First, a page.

In late April, the 15th annual Congress on the Future of Engineering Software (COFES) was held in Scottsdale, Arizona USA. COFES is one of the most important events for the CAD industry, and each year is organized by research agency Cyon Research.
Two years ago, ASCON Group used the event to announce its new CAD component, the C3D geometric kernel. ASCON subsequently formed C3D Labs to take charge of developing and marketing the kernel. This year, C3D Labs took part in COFES as an independent company with its own customers and its own vision for the future of geometric kernels.
The business agenda of the congress included two technical briefings organized by C3D Labs and moderated by long-time CAD expert Ralph Grabowski, editor of the WorldCAD Access blog and publisher of the upFront.eZine newsletter. “I was impressed by the level of engagement by participants, as they took on the challenge of thinking about future development of geometric kernels.”
One session discussed the future of geometric kernels, and here CEO Oleg Zykov presented the long term vision of C3D Labs. He predicted that in the short term no revolutionary changes would occur in the field of geometric modeling. Today’s kernels using b-rep (3D boundary representation) geometry will remain the best choice for traditional, desktop-bound CAD systems.
However, even now we see a significant simplification of methods and algorithms that will make new forms of CAD kernel available to fresh teams of programmers, ones who have little experience in developing CAD systems. This change is bound to arise, Mr Zykov predicts, because 3D modeling tools are becoming more and more popular among non-professionals. They are examining how to make 3D work on with non-traditional hardware, such as tablets and miniature sensors. For this reason, creating dynamic components adaptable to any hardware platform and development environment will be extremely relevant in the coming years.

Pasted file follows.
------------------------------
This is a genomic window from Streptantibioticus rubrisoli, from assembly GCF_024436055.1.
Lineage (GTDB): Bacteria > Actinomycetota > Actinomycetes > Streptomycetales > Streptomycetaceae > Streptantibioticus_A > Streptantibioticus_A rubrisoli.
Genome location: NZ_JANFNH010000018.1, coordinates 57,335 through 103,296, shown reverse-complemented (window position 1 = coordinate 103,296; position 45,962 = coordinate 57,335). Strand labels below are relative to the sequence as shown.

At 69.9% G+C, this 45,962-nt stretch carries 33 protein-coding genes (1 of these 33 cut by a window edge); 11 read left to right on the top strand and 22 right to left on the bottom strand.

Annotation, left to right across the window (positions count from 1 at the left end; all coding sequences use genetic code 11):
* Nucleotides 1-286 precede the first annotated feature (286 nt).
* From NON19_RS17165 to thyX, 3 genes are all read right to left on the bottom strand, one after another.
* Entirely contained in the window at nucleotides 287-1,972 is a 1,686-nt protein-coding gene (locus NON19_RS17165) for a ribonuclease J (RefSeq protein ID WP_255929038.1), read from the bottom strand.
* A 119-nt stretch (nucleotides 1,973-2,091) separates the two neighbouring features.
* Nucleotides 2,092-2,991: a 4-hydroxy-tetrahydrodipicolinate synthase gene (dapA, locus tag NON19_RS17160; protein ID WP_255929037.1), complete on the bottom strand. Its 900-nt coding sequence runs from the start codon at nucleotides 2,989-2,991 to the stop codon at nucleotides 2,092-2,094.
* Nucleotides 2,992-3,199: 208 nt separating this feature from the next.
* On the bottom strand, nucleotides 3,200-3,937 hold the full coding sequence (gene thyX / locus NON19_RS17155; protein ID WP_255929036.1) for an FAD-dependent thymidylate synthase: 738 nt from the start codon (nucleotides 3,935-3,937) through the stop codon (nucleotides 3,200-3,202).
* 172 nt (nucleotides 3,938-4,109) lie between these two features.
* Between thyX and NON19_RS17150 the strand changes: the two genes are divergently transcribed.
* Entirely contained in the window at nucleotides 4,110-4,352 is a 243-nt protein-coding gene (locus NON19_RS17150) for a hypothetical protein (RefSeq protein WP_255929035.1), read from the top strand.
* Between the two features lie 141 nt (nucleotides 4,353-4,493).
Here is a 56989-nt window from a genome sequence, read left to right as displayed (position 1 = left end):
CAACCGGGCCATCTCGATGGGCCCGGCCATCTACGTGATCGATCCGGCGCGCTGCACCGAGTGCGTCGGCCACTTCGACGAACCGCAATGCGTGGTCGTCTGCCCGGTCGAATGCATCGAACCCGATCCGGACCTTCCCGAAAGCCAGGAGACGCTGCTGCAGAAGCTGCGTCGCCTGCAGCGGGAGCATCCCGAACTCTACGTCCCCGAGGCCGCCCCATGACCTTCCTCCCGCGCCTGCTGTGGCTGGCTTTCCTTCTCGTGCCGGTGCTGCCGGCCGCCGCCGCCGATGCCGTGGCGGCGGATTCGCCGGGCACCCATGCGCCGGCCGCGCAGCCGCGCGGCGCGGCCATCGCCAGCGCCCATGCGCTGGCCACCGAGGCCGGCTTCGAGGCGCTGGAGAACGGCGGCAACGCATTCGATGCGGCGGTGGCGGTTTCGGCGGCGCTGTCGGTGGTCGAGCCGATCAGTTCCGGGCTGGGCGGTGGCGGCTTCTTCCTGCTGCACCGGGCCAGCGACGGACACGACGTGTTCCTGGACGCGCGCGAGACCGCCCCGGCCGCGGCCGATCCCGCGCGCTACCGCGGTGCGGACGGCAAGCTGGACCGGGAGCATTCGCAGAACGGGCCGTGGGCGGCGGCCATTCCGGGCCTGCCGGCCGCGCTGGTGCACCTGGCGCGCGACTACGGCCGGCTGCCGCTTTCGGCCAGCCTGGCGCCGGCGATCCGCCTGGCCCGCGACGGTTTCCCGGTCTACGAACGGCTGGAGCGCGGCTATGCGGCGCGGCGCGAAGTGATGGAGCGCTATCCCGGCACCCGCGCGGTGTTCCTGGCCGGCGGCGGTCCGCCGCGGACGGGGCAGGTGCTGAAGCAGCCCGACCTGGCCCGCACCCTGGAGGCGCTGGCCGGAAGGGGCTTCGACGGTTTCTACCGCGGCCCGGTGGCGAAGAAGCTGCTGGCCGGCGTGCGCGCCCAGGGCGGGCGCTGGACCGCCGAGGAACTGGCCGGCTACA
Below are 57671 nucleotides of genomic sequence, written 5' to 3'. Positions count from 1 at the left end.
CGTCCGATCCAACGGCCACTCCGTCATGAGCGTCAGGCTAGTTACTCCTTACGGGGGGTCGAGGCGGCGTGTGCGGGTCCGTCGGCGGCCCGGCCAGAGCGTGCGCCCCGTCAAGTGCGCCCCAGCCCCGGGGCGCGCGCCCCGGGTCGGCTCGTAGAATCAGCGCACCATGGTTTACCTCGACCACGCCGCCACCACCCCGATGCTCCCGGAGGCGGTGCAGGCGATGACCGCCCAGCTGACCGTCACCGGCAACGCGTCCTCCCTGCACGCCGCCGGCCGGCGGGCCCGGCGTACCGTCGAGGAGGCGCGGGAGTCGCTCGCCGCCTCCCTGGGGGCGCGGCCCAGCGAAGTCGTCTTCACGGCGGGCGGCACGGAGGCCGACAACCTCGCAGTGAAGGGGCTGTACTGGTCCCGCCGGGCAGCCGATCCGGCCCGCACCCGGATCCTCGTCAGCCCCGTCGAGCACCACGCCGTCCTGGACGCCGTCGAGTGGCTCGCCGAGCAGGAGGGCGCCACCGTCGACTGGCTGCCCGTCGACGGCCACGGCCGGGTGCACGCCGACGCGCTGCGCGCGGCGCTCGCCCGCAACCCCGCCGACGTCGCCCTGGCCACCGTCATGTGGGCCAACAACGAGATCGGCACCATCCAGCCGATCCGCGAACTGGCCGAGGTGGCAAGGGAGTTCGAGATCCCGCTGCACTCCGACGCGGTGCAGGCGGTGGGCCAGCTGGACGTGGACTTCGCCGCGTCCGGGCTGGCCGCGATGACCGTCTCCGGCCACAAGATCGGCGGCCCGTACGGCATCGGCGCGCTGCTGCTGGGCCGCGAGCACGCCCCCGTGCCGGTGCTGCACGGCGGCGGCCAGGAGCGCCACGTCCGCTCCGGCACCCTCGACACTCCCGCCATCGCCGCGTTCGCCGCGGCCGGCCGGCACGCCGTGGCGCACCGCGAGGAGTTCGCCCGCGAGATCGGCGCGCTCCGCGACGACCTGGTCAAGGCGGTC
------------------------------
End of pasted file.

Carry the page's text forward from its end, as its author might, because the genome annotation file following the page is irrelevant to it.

During the briefing, the experts, analysts, and journalists in attendance discussed a number of related topics, such as the requirements that the new class of cloud-based CAD solutions impose upon geometric kernels. In this regard, LEDAS shared with participants its experience in creating a cloud service based on the C3D kernel. Towards the end of the first session, the discussion migrated to finding solutions to the problem of exchanging data between systems based on different kernels, a topic traditional in the CAD market.
In the second session, participants talked about the transformation of business models in the field of CAD and its impact on component developers.
During the conference, C3D Labs announced the publication of the English translation of "Geometric Modeling," a significant book written by C3D development team leader Nikolai Golovanov in Russian. The editor of the English edition is Joel Orr is vice president of Cyon Research, and he remarked, “Dr. Golovanov's 'Geometric Modeling' sets a new standard of comprehensiveness in mathematical texts for anyone wanting to fully comprehend the details of geometric modeling.”
“With the clarity of expression that only a seasoned mathematician could bring to the subject, he has created a reference that belongs in the spot on your bookshelf reserved for frequently accessed sources. Bravo, Nikolay!” The book is expected to be published in 2014.
“For C3D Labs and other component suppliers, nonparticipation in COFES is equivalent to absence in the market," said Oleg Zykov following the conference. “There are no other events at which you can openly discuss burning questions with customers, partners, and competitors alike. COFES allows you to compare notes with industry leaders, express your opinion, and listen to your peers.”
“In addition to the briefings, we had about 20 meetings with current and potential partners and customers of C3D Labs, as well as analysts and media representatives." COFES will again be held in Arizona, USA in April 2015.